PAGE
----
Bad meetings. We’ve all been there. One person is dominating the conversation and interrupting everyone else. The discussion isn’t following the agenda. The meeting was supposed to end at 3:00, but it’s 3:40 and you won’t be able to wrap up anytime soon. Oh, and you’re out of coffee. What should be an opportunity to touch base with coworkers and discuss project details turns into a colossal waste of everyone’s time and the company’s money.
You never intend your meetings to go this way, but it happens to even the best of us. Bad meetings are not just unpleasant, though; they’re bad for morale. People may think their time is not being respected and that the meeting is getting in the way of their real work.
Ultimately, bad meetings cost businesses a lot of money. For example, it is estimated that, in 2019, poorly organized meetings cost US companies about $399 billion. Every meeting you conduct should be adding value to your business in some way and be worth your attendees’ time.
In this article, you will learn how to plan meetings that are succinct, on-topic, engaging, and productive. You will also learn how to course-correct in case your meeting is besieged by one of several common mistakes.
The Cost of Bad Meetings
Besides the obvious—they’re an unpleasant experience—there are specific reasons for avoiding bad meetings:
- They’re a waste of time and money. If your meeting has no clear purpose or your agenda is lacking focus, your meeting is likely to be a waste of company time. Think about how much each meeting attendee is being paid to be there. The meeting should be worth enough to justify that expense.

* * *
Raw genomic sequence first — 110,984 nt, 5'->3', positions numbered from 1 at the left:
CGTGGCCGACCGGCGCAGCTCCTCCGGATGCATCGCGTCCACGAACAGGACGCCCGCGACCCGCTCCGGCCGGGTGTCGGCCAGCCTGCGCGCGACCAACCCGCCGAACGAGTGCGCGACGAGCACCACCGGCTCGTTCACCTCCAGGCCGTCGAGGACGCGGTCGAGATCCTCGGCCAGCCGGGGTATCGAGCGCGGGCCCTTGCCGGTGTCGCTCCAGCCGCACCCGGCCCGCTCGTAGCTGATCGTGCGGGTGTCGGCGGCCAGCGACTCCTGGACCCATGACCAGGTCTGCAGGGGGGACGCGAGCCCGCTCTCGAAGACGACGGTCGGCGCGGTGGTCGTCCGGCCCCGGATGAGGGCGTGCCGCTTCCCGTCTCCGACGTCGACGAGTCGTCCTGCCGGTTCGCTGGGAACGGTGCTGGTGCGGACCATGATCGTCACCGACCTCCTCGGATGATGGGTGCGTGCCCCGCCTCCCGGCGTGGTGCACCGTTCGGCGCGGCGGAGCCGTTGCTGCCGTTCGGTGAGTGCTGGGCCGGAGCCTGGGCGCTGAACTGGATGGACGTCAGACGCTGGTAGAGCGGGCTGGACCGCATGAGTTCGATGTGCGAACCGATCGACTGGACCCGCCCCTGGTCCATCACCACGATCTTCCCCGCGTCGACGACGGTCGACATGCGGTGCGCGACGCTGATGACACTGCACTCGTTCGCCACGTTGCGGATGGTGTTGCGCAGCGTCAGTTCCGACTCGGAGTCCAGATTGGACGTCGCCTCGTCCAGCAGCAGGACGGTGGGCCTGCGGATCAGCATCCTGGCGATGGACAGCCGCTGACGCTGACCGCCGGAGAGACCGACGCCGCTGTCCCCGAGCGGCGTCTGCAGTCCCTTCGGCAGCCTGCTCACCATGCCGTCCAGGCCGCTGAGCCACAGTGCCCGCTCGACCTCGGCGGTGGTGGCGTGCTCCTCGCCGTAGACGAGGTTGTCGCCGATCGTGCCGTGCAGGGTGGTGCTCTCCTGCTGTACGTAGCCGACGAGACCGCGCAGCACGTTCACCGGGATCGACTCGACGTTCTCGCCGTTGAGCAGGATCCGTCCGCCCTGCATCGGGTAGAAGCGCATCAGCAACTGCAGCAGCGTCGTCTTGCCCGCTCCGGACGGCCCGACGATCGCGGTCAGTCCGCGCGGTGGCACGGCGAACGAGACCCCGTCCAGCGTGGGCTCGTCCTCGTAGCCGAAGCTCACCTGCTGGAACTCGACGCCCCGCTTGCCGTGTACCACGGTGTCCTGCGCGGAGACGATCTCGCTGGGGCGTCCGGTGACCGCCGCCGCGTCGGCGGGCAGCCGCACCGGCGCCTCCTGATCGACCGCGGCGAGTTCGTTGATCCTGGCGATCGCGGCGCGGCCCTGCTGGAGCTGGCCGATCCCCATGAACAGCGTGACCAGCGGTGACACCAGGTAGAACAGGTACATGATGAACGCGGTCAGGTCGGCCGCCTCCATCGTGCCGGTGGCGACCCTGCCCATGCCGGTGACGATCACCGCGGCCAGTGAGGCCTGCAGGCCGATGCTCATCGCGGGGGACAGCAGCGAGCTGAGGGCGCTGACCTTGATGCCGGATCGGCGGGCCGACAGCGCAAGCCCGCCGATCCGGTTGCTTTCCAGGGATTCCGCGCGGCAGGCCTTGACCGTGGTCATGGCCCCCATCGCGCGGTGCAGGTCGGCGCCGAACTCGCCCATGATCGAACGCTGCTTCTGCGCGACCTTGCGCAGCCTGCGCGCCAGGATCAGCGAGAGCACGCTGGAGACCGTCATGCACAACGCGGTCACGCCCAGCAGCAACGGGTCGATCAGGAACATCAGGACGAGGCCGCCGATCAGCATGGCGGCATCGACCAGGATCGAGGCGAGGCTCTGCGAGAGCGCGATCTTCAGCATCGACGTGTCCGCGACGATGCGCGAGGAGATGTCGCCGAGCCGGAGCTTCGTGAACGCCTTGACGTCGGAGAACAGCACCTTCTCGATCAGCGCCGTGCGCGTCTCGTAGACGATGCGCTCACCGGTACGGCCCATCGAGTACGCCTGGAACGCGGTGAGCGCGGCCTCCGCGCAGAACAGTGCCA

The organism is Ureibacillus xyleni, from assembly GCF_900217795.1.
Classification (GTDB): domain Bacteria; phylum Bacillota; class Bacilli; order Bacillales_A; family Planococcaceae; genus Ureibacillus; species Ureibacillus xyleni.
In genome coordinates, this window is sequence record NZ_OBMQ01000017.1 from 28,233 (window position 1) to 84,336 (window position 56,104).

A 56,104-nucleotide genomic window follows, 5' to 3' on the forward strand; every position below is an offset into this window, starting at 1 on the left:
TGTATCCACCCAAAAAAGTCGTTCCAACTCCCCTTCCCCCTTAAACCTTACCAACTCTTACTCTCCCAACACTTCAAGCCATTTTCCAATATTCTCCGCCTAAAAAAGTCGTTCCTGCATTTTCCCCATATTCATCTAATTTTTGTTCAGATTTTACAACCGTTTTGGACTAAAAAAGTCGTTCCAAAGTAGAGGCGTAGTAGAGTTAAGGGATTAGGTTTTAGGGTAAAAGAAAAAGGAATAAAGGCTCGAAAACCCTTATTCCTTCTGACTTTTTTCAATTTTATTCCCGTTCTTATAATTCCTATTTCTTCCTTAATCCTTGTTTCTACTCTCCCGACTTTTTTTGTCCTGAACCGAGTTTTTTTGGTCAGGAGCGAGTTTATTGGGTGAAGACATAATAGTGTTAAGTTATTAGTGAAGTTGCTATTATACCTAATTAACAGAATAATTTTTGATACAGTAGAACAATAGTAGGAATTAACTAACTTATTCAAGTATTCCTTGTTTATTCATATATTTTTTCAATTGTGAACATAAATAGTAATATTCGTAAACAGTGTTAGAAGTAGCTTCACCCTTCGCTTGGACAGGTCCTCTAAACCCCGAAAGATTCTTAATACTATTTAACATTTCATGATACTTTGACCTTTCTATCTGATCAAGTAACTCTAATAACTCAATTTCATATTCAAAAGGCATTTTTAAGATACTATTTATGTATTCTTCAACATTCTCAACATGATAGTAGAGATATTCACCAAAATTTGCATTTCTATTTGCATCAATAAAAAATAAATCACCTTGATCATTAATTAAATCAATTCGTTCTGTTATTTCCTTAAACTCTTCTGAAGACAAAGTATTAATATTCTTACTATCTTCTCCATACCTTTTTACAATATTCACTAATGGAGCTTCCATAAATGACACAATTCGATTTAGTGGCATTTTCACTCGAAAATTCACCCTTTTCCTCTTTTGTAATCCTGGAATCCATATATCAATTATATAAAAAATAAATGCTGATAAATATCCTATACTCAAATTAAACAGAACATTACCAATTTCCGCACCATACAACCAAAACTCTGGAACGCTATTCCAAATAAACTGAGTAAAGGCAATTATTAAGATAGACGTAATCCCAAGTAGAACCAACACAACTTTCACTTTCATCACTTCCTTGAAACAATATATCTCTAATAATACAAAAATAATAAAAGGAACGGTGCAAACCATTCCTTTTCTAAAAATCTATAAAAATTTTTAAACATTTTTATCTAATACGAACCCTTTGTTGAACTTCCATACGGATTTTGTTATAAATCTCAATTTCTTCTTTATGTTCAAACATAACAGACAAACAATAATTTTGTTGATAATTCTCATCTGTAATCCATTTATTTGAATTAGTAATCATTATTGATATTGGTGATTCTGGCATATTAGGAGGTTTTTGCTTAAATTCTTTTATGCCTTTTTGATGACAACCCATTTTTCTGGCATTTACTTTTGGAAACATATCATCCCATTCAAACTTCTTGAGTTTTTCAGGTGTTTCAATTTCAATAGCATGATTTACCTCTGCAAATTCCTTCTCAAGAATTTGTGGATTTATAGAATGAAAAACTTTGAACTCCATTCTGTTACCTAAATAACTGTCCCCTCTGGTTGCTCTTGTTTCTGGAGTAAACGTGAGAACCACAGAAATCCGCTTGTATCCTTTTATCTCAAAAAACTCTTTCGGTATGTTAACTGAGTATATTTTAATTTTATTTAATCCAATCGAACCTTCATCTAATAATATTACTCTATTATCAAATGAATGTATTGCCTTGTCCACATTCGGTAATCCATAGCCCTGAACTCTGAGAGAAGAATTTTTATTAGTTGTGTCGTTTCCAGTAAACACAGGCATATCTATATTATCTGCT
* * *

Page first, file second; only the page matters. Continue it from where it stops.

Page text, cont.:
- They damage team morale. If people are being interrupted when they speak or forced to sit through someone else’s going off on long tangents, they may feel discouraged about their role on the team. They certainly won’t leave the meeting feeling invigorated about the next project.
- Attendees may become bored or distracted. Almost everyone checks their phone during meetings, but if multiple team members are texting, checking their email, or doing other work, they are obviously not giving you their full attention, and the meeting will not be as effective.
- They interrupt “deep work.” The loss in productivity goes beyond the time spent in the meeting. If team members are pulled away from cognitively demanding work, they may have trouble refocusing long after the meeting has ended.
How to Avoid Bad Meetings
Bad meetings may be common, but they’re not inevitable. Some simple actions can make your meetings more productive and engaging.
Decide Whether You Need a Meeting
The easiest way to avoid a bad meeting is not to have a meeting at all. Of course, this isn’t always possible; meetings are a necessary part of a company’s operations. But before you start planning that next meeting, ask yourself this: does the meeting have a clear purpose, or are you scheduling one because you feel that you should?
If you determine that there is a good reason for your meeting, decide whether it needs to be held in person. You’re probably familiar with the meme “this meeting should have been an email.” Could an email discussion suffice? If so, skip the meeting and send an email. Your team members will thank you.
Prepare an Agenda
A meeting without a clear agenda is a recipe for endless asides and off-topic discussions. Prepare an agenda ahead of time and distribute it to all meeting attendees so they can be ready. The agenda should be detailed and guide you from start to finish. If the meeting must end with a decision, write the agenda to guide you to that decision.
Block out enough time to cover everything you need to cover, and then some. Then start on time and stick to your agenda.